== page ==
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How To Make Outstanding Pizza Without A Pizza Stone

Making your own pizza dough can be really accessible as long as you've got the time for it. This recipe requires no skill and no special equipment, and the results speak for themselves. We end up with crunchy, chewy crusts, and plenty of options. I've got 3 different options for you, depending on the vibe you're going for. One uses a cast iron for a fluffy crunchy pan pizza, one uses a sheet pan for a crispy thin pie, and the last uses a double bake technique to get a charred crust with a softer base.

Dough (enough for roughly 3 pizzas)

350g water at 115f-120f

500g ap flour or 00 pizza flour

10g sea salt

.5g active dry yeast


Large can of whole tomatoes (28oz) - blended

2 garlic cloves grated

1/4 tsp chili flake

3/4 tsp salt

1/4 tsp italian seasoning

large piece of basil

lots of olive oil

To start, we need to make our multipurpose dough. This dough will make about 2-3 pizzas depending on the size of your pans. I do really recommend a kitchen scale for this, as there really is no easy way to do this by cups. This is a dough adapted from a recipe from Flour Water Salt Yeast, an absolute required reading if you want to get into baking.

Measure out 350g of hot tap water, around 115f and put it in your mixing container. In a separate small bowl, measure out your .5g of active dry yeast and add a splash of the water in. Add 500g of all purpose flour with with the water and mix it together with your hands. The nice thing about this dough is that it doesn’t require an insane amount of kneading and it doesn’t require a mixer. Time is going to do the work for us.

Once that is combined, let it rest, covered, for 30 minutes so the dough can autolyze. This basically allows us to skip the kneading process, as the gluten structure will begin to form as the water hydrates the flour. After those 30 minutes are up, pour in your 10g salt and your yeast mixture. Mix those completely together with a wet hand, then we’re gonna stretch and fold the dough over itself a couple of times. This helps mix the salt in, but it also provides structure to the network of gluten that we’re building. Let that sit covered for 30 minutes, and then we’ll perform the same stretch and fold. Cover again and let it sit for 30 minutes more. After those 30 minutes, do another stretch and fold. Put a touch of olive oil in the container so it comes out easier, and let it sit on the counter covered for around 10-12 hours.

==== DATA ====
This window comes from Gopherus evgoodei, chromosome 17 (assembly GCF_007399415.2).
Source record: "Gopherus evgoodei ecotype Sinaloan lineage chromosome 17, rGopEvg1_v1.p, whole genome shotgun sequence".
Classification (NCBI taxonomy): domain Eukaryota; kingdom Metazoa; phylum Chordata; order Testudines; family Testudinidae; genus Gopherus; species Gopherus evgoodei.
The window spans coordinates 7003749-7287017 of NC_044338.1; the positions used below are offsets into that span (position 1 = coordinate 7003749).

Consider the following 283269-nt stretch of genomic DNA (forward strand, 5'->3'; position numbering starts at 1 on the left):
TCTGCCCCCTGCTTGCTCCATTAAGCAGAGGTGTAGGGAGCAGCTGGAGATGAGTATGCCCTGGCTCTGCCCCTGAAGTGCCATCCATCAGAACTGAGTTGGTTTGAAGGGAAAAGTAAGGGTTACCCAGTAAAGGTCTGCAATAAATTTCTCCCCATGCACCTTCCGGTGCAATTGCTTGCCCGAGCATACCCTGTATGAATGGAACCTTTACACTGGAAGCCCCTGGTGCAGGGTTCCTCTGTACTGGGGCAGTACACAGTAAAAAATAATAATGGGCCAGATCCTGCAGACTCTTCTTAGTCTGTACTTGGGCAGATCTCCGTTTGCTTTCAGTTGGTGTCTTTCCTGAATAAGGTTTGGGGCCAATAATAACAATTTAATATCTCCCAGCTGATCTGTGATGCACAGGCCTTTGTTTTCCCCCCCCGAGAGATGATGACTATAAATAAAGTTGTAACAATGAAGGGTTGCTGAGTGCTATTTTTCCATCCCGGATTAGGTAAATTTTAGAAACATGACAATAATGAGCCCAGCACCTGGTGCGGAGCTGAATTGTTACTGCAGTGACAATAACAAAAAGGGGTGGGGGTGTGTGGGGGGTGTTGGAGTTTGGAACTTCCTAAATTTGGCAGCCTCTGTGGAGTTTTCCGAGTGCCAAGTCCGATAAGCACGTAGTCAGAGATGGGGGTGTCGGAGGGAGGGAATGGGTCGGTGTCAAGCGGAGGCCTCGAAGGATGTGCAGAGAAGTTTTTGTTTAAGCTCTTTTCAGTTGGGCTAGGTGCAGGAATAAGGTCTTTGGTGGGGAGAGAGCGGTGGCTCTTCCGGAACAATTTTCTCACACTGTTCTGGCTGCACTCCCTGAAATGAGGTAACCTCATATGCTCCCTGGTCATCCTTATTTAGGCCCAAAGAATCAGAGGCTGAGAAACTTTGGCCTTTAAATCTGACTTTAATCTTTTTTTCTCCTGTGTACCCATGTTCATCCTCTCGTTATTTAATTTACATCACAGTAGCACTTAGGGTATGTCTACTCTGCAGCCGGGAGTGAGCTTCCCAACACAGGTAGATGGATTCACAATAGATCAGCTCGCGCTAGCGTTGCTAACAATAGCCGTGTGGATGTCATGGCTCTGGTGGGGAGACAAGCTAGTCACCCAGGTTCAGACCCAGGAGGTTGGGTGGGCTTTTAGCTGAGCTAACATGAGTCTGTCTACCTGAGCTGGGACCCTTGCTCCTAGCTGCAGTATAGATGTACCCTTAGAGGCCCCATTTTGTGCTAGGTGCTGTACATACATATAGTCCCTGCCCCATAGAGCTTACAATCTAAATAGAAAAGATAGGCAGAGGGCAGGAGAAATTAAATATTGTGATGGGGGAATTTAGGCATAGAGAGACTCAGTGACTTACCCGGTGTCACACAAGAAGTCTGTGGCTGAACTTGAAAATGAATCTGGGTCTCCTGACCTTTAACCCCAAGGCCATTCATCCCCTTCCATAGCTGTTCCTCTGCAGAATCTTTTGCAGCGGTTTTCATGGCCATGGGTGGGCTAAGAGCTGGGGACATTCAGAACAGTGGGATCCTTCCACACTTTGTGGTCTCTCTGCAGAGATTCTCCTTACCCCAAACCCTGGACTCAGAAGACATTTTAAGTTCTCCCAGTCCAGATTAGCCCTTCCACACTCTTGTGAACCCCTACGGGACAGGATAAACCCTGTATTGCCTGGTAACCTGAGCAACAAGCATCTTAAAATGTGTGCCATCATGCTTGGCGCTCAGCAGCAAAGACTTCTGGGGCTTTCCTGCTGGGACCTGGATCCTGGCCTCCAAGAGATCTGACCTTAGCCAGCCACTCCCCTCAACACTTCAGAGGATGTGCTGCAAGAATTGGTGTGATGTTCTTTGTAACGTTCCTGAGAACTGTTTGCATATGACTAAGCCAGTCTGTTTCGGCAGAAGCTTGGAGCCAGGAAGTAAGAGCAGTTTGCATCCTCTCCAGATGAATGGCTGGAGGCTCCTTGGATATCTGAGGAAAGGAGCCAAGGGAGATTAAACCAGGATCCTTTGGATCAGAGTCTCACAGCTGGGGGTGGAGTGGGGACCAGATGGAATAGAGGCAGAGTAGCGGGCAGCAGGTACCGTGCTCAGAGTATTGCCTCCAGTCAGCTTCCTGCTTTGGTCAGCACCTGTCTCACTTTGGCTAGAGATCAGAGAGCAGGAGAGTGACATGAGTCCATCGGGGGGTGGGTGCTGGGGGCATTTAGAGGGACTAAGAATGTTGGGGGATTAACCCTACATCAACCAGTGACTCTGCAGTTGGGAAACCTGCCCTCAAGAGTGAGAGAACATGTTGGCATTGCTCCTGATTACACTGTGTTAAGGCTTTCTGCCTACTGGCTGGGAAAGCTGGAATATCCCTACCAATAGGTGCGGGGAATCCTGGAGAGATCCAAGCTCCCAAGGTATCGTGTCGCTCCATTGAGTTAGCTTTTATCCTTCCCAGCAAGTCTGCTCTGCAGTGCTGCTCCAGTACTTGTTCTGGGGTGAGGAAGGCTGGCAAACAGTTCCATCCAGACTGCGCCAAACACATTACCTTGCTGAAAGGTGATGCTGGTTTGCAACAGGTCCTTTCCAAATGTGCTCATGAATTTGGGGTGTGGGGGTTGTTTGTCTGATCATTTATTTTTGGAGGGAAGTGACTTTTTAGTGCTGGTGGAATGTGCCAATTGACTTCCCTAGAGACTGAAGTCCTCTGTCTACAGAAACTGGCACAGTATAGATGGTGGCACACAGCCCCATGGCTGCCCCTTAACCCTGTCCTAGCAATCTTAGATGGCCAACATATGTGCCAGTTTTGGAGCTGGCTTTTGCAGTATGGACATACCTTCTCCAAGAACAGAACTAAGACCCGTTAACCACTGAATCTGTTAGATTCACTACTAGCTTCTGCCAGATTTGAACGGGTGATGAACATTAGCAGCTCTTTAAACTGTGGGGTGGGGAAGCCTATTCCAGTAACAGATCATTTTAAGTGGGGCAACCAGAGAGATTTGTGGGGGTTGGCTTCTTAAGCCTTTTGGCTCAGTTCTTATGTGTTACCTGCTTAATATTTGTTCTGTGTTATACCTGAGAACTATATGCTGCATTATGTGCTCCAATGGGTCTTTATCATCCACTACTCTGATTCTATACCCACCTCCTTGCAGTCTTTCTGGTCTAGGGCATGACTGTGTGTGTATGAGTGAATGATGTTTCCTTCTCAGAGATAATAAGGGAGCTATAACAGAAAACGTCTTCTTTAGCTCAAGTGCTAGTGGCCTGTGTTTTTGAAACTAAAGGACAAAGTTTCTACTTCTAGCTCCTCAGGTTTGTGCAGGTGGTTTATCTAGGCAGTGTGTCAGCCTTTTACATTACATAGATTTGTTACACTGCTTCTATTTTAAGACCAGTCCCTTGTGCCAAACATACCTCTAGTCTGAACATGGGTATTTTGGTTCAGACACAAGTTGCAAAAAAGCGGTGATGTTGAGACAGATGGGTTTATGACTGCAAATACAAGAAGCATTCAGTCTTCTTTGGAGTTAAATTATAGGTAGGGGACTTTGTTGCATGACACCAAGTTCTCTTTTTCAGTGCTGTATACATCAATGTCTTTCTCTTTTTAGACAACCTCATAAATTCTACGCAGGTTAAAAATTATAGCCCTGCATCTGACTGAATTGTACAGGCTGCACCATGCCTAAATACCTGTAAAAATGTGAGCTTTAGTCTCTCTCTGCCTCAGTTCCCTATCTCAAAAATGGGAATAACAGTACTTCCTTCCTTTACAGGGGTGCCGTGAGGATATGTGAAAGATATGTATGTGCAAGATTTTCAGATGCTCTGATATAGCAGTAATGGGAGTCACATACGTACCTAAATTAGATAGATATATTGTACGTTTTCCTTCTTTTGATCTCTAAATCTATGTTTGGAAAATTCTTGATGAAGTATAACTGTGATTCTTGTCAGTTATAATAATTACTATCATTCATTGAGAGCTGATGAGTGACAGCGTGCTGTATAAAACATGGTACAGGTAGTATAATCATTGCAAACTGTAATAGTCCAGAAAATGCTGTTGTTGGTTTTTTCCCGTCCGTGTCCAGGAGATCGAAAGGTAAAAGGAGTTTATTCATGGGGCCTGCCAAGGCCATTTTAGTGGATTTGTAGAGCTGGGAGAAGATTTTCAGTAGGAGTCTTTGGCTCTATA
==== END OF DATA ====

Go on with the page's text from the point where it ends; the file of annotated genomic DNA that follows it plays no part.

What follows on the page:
After the dough has at least doubled in size, you can take it out of the container and separate it into 3 equal sized balls, roughly 275g each. These can be folded into small balls and then rolled to make a taught ball. The surface tension we build allows air to stay inside the dough while it rests in the fridge. Cover these and let them sit in the fridge for at least 6 hours. A good timeline for this is either starting in the morning on Saturday, or Saturday night. That way, you can get the 12 hour bulk ferment out of the way and get the dough in the fridge. It will only get better with more time in the fridge, so don’t worry about hitting a 6 hour window in the fridge. It can stay for a couple of days and ferment creating even better texture/ flavor (up to about 4 days or so).

Once you're ready for a pizza, take a can of high quality San Marzano (or equally tasty) tomatoes and blend them with a stick blender. Put that into a saute pan over medium heat and season it with 2 grated garlic cloves, 1/4 tsp of chili flake, 3/4 tsp of salt, and 1/4 tsp of dried italian herbs. Add in a large sprig of basil and a good glug of nice olive oil. Let this come up to a simmer and drop the heat, let this cook for 20 minutes on medium low, then turn the heat off and let the basil steep for another 10 minutes. Remove the sprig and you’ll have a perfectly seasoned, but still bright tomato sauce that’s spot on for our pizza.

For cheese, I like low moisture whole milk mozzarella you can get from the deli in large blocks and I cut it into a medium dice. I find around 4oz of cheese per pie, but I end up just topping the pizza from the heart.

Cast Iron Pan Pizza

For the first pizza, a crunchy cast iron pan pizza, place your oven on 525f and make sure you've got a rack at the lowest position. Let the oven get nice and hot before prepping the dough. Take your dough out of the fridge and stretch it slightly in the air before placing it into a 10in cast iron pan with a little olive oil. Spread the dough to the edge of the pan, but try to keep as much air in as possible.. Top the dough with sauce, not too much, but it can stand up to a little more sauce than a thin crust pizza. Add on your cubed mozzarella and be sure to add a piece to pretty much every edge. This will melt into a crunchy cheese crust, almost like a Detroit style. I am still a die hard pepperoni fan. I like a lot of pepperoni, and maybe some sliced chiles if I want some extra heat. This can go on the lower rack of our 525 degree oven for around 20 minutes. The dough needs time to fully cook, so keep that in mind.